What makes for a good reading?

The author has to have a gift for public speaking. I’ve always
said there’s a contradiction in the two qualities you have to have as a
writer. You have to have the ability to tolerate a lot of isolation while
writing your book, but when your book is finished and you have to go out
and promote it, you’ve got to be the most gregarious person there
is.

Did you give authors tips before readings?

For nonfiction books, we ask them to talk about the book but
not to read—if they read, it’s somewhat of a crowd killer.

They should talk informally, passionately, and not too long. I
always told them, “After 25 minutes, you’re going to lose your audience
and you’re also going to lose sales.” But they don’t believe it. Some of
them will go on for 45 or 50 minutes. It’s just too long.

You’ve called Politics & Prose a “literary and cultural
center.” But it’s also a business.

It’s a business but not a high-profit business. We’ve run it
the way we have because we wanted it to become a literary and cultural
center. Involved in that is carrying a wide range of literary titles that
don’t have the turnover commercial titles do. So there’s a great deal of
profit loss when you decide quality is more important than making
money.

Right—the store doesn’t sell things like CliffsNotes. How did
you curate the stock?

It just takes a mindset to steer clear of books that seem like
the only reason they’re being published is to make a huge amount of money.
In the beginning, for example, we wouldn’t carry Robert Ludlum. Now we’ll
maybe carry one copy or something like that. We also have a lot of
literary presses that big chains don’t, like Graywolf and Consortium.
Algonquin is also a wonderful literary press.

Were you ever approached to turn Politics & Prose into a
franchise?

We thought about it, but we just weren’t interested. We were
approached many times to open a branch in Northern Virginia and Maryland.
The closest we ever got was when we were approached by Reagan National
Airport. We almost did that, but then we thought: It’s just a whole
different business. And actually, no one who worked here was the least bit
interested in working in a bookstore at an airport. Which I can
understand.

What was so appealing about the airport?

I think just the volume. There were so many passengers coming
through.

When you put the store up for sale, you had something like 20
people who were interested.

Initially we had 50. We narrowed it down to about 20, then
about a dozen. It was with those dozen that we started having face-to-face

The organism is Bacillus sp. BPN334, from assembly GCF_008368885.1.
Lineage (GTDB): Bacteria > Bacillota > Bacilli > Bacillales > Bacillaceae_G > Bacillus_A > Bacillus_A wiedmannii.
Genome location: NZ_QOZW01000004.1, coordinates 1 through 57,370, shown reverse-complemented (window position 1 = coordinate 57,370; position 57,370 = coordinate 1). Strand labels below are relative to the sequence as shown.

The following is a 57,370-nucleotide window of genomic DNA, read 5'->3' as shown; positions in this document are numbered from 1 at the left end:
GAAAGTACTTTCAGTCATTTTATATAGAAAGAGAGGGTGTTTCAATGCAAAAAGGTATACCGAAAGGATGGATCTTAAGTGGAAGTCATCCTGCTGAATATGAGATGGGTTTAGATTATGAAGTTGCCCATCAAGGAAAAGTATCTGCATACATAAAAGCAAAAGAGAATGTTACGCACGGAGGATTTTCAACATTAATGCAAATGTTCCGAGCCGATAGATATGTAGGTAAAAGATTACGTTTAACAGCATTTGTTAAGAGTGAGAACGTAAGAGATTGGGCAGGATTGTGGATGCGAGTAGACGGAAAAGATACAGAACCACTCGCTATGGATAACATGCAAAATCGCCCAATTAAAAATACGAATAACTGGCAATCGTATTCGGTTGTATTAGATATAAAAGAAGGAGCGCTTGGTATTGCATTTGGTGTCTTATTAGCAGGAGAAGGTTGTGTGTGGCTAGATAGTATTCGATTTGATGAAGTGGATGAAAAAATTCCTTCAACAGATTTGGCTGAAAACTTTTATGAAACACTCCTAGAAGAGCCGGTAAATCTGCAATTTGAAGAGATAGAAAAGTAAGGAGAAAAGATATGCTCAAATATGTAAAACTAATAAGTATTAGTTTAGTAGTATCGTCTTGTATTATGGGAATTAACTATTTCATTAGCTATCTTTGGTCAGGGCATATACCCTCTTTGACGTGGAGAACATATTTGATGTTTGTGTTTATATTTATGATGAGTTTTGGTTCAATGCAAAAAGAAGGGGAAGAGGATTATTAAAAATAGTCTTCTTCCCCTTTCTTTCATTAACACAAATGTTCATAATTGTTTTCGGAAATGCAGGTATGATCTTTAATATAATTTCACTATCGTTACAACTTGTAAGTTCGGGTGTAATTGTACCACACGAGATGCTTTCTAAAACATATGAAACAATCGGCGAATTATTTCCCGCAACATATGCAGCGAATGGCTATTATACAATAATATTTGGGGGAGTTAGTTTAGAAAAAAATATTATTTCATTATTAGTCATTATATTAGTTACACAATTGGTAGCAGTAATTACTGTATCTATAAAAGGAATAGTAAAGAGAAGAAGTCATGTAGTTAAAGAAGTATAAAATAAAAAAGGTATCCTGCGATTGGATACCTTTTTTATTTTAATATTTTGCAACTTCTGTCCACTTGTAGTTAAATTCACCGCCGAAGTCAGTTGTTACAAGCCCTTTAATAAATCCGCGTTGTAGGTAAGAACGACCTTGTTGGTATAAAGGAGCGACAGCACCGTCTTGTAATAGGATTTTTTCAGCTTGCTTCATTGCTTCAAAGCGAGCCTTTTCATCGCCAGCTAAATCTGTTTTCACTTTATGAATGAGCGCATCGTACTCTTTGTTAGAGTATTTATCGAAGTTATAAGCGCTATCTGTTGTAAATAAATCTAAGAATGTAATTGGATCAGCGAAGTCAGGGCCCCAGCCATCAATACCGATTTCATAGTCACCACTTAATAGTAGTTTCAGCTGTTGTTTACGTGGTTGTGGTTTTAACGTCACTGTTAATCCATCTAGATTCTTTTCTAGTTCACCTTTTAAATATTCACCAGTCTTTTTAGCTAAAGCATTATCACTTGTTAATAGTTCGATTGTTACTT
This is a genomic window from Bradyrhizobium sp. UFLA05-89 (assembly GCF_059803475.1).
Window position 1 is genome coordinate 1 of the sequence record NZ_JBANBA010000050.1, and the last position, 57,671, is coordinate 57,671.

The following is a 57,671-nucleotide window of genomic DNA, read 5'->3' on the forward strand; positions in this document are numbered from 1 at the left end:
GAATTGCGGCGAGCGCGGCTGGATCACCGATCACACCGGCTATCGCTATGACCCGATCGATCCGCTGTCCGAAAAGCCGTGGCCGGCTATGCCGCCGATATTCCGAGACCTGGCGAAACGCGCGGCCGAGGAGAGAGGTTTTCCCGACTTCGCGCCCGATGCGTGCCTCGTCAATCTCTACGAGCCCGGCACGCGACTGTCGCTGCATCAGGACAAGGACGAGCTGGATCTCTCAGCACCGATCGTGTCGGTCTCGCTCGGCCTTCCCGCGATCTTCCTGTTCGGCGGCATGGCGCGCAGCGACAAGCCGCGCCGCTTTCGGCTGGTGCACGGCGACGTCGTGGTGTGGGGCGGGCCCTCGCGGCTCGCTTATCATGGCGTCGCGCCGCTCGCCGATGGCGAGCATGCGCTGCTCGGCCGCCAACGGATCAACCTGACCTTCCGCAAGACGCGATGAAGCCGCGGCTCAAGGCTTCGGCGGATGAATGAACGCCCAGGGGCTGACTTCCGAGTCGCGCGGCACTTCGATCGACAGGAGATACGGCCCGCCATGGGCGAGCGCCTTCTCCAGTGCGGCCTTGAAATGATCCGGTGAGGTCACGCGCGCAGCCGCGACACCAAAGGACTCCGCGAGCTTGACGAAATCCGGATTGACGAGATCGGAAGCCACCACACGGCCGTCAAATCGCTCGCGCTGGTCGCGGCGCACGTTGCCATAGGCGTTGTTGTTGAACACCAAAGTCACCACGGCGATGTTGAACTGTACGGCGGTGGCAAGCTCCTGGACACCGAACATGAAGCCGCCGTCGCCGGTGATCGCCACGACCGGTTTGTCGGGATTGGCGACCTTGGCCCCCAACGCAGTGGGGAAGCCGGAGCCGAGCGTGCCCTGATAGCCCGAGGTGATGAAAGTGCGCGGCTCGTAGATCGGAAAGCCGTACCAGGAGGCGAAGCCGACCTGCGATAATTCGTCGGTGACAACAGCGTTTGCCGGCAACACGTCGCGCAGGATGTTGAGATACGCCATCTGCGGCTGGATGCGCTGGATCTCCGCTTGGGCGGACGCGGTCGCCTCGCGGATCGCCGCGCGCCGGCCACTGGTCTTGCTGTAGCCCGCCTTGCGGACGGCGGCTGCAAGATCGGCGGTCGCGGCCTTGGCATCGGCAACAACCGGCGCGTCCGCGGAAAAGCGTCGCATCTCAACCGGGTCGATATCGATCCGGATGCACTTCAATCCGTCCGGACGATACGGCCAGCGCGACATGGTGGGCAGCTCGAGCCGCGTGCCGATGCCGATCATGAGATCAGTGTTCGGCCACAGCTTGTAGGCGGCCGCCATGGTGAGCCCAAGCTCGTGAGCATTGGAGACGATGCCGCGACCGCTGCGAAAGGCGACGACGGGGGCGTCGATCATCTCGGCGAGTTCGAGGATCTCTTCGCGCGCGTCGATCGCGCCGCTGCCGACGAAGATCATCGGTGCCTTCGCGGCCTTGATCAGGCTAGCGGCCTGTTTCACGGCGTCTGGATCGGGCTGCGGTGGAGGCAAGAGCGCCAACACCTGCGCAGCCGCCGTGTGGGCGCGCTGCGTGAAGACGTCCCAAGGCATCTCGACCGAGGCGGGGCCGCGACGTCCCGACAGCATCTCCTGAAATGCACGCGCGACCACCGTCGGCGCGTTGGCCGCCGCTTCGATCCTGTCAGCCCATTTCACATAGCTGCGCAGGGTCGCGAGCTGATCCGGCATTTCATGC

conversations. Carla’s husband, David, and I were very taken with Brad and
Lissa. Initially just Brad expressed interest, but he brought Lissa along
to their meeting.

I told them that there’s got to be a woman. There’s no way that
a store that’s been under all-female ownership for some 27 years can go to
male-only ownership. Lissa perked up, and by the time they made their
offer, she was very much in.

Why was it important to you that the store still have a woman
owner?

I think women do better in relationships with employees. Carla
and I always had a close relationship with everybody who worked with us.
At the same time, in all the years we were partners, Carla and I had never
had a quarrel over money. I thought that in male partnerships there was a
great deal of emphasis on how much each makes and how much profit there
is—which I don’t think you find, necessarily, so often in women-owned
companies.

Have you always been a reader?

I’ve always been a big, big reader. At the time I learned to
read, we lived across from the Georgetown public library on R Street. This
was 1940, 1941. The war was on, and you couldn’t get much gasoline, so
there were hardly any cars on R Street. So at four years old, I could walk
across the street myself to the Georgetown library. I spent a lot of time
there.

Tell me about your earliest reading experiences. Did you have a
favorite series?

The only series I ever got into was when I was around 13 and
read every Perry Mason. When I was eight or nine, we moved to Bethesda,
and I can remember belonging to a private lending library. You had to pay
to rent books. And then, this was kind of silly, but from the time I went
off to college, I was always a member of the Book-of-the-Month
Club.

What did your parents do?